Phillip Eng, president of the Long Island Rail Road, made the announcement to a group of local officials during a meeting at Borough Hall last Wednesday.
Eng, who had an expansive career as an engineer, examined the bridge and determined it could be rehabilitated. He said the repairs would cost about $1 million and won’t take an extensive period to complete.
The crumbling structure, which the MTA has owned since the 1920s, has led to a number of issues for businesses along the bridge, including water leaks, disintegrated floors and roof problems.
In May 2017, MTA representatives met with owners and announced the possibility of demolishing the bridge and building a high-rise building in place of the dozen businesses.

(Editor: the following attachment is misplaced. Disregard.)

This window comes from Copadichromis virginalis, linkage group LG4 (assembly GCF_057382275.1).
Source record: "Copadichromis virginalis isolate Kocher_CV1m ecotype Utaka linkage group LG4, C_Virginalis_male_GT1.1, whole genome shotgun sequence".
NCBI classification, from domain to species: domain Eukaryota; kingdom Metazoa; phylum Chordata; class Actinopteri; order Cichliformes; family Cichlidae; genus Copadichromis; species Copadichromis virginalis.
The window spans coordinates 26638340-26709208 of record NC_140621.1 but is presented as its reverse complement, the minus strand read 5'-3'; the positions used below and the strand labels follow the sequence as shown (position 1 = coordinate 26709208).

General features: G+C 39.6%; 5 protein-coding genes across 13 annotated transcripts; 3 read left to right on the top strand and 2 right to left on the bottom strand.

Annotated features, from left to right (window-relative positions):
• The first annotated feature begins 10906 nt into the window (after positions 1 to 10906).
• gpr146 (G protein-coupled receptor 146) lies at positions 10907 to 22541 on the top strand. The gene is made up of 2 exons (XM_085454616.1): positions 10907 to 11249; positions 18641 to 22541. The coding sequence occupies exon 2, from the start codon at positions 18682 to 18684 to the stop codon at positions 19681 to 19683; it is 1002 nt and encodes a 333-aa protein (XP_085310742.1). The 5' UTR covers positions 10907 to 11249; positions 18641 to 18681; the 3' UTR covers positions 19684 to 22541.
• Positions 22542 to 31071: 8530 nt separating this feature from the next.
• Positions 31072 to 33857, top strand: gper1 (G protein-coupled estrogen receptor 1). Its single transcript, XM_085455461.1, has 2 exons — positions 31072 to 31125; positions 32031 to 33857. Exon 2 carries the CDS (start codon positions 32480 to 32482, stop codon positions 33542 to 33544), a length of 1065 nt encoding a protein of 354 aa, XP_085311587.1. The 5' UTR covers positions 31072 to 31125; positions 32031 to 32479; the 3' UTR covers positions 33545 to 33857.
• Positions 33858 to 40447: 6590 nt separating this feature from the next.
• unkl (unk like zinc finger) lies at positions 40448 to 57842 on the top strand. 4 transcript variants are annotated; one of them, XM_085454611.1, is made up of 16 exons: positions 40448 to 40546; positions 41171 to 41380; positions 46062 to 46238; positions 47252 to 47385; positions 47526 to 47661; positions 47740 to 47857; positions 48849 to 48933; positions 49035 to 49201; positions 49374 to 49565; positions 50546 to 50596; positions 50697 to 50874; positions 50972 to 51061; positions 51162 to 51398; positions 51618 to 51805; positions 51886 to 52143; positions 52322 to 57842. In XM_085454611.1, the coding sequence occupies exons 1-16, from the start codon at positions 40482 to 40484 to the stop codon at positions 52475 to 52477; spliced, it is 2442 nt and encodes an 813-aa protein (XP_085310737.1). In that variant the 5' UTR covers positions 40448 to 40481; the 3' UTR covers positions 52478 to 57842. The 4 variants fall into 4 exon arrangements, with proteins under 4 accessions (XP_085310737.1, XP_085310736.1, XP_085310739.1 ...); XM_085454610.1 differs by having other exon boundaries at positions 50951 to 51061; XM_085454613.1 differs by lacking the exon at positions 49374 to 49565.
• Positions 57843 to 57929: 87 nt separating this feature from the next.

After facing pressure from the community and elected officials, the LIRR agreed that it would commission a feasibility study to see if the bridge could be saved, but argued that there wasn’t enough funding for the study.
Councilwoman Karen Koslowitz was able to secure funding for the study, but Eng, who took office in April, said in May that he needed time to review the whole matter with a few analysts.
The $1 million that Koslowitz had set aside for the feasibility study will now be used to fund the repair of the structure.
“I commend LIRR President Phillip Eng for his willingness to reexamine the problem, bringing his professional abilities and background to the analysis, and concluding that the bridge does not have to be demolished,” said Koslowitz.
The Save Kew Gardens Coalition said the structural repair should be the first of more to come. In a statement, the group voiced that the MTA hasn’t yet committed to the full repair of the stores.
The MTA will spend the next several months preparing bids for the repair work.